Drought in South Island enters second yearPrimary Industries
Widespread drought conditions in the South Island mean the medium-scale event classification will be extended until the end of June, Primary Industries Minister Nathan Guy has announced today.
“Extra funding of up to $150,000 will go to local Rural Support Trusts with $40,000 of this going to the North Canterbury Trust,” says Mr Guy.
Speaking with farmers at a sheep and beef farm in Weka Pass, Hurunui, Mr Guy acknowledged this is the third time the classification has been extended.
“Marlborough, Canterbury and parts of Otago were originally classified as a medium-scale event on 12 February 2015 and have had very little rainfall for more than a year now.
“Recent rain has brought some relief and a great morale boost. After more than a year of drought, any rain is welcome, and in some areas it has triggered small amounts of growth.
“However what these farms really need is good consistent follow-up rain to bring soil moisture levels closer to normal, as it has been dry for so long.
“Farmers in these regions are used to drought and have been well prepared to deal with this summer’s additional El Niño effect. Early destocking means that there are fewer animals to feed and farmers have good plans in place to ride out the tough season, keeping their remaining animals in good condition.”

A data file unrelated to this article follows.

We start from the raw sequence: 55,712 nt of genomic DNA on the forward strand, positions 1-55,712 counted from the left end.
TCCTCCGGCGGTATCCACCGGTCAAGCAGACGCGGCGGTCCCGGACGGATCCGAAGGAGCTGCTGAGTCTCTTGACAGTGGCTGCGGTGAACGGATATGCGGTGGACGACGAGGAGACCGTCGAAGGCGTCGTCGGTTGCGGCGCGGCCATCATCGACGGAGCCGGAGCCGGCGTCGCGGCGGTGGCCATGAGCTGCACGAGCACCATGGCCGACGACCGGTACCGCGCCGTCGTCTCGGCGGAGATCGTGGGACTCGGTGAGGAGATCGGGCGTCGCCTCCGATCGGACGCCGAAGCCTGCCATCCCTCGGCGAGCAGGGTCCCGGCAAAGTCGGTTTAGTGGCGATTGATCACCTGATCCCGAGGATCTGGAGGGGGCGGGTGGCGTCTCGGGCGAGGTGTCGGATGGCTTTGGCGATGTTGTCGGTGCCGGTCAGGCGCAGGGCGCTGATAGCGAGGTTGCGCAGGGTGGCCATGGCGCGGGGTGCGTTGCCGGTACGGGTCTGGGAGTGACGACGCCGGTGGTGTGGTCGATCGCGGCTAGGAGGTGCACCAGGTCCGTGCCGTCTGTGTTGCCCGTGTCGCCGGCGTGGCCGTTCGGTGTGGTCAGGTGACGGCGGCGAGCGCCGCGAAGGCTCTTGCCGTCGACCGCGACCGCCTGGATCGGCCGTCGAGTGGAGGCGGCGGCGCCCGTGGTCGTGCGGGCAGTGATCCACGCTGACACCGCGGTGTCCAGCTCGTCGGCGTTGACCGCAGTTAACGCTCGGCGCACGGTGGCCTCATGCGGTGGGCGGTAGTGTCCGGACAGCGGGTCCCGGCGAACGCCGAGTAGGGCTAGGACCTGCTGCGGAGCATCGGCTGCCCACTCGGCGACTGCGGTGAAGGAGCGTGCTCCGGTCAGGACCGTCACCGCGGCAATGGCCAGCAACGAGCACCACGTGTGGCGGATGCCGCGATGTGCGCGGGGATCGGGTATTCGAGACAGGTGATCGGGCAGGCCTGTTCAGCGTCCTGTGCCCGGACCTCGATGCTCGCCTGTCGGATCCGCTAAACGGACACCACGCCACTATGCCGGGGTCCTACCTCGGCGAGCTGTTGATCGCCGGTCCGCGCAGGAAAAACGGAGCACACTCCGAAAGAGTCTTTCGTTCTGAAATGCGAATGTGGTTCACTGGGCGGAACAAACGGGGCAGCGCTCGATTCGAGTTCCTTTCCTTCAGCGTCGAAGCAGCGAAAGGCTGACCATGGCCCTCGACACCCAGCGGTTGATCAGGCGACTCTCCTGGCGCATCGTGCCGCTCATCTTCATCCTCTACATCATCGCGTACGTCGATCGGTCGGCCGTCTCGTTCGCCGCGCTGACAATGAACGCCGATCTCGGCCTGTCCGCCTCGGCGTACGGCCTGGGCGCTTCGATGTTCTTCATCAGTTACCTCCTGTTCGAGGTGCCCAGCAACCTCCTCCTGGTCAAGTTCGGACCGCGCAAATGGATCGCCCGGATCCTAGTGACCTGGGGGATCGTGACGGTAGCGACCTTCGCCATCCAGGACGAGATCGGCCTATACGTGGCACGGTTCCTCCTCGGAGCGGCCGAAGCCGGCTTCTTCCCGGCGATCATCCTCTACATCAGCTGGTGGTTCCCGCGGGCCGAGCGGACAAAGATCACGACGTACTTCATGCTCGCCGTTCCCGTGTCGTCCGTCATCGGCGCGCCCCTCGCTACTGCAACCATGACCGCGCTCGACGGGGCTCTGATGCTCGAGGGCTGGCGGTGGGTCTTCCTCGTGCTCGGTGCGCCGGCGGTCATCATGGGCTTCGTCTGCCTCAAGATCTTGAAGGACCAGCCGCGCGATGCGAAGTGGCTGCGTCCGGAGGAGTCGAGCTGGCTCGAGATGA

“Once again it reinforces the importance of irrigation and water storage projects. It’s pleasing to see the Hurunui Water Project can now begin planning and construction following a High Court ruling last month. This project has received $2.3 million from the Government’s Irrigation Acceleration Fund.
The Ministry for Primary Industries has been working closely with sector organisations and Rural Support Trusts (RSTs) to monitor the situation and coordinate support.
RSTs have been organising support and community events, professional meetings, and one-on-one mentoring. They have also been helping with guidance for Rural Assistance Payments and other relief that may be available in some cases.
People are encouraged to call their local RST on 0800 787 254, and Federated Farmers is also operating their drought feedline on 0800 376 844.
“Many rural people can be reluctant to ask for help, but they need to know there is support. As well as Rural Support Trusts, Inland Revenue can offer flexibility with tax obligations and there are options such as Rural Assistance Payments for those facing extreme hardship.”
At Fieldays last year the Government announced a one-off $500,000 funding boost for rural mental health. In collaboration with Dairy NZ and Beef + Lamb NZ, up to 100 support people are being trained to work for Rural Support Trusts and will be able to recognise and refer those who need support.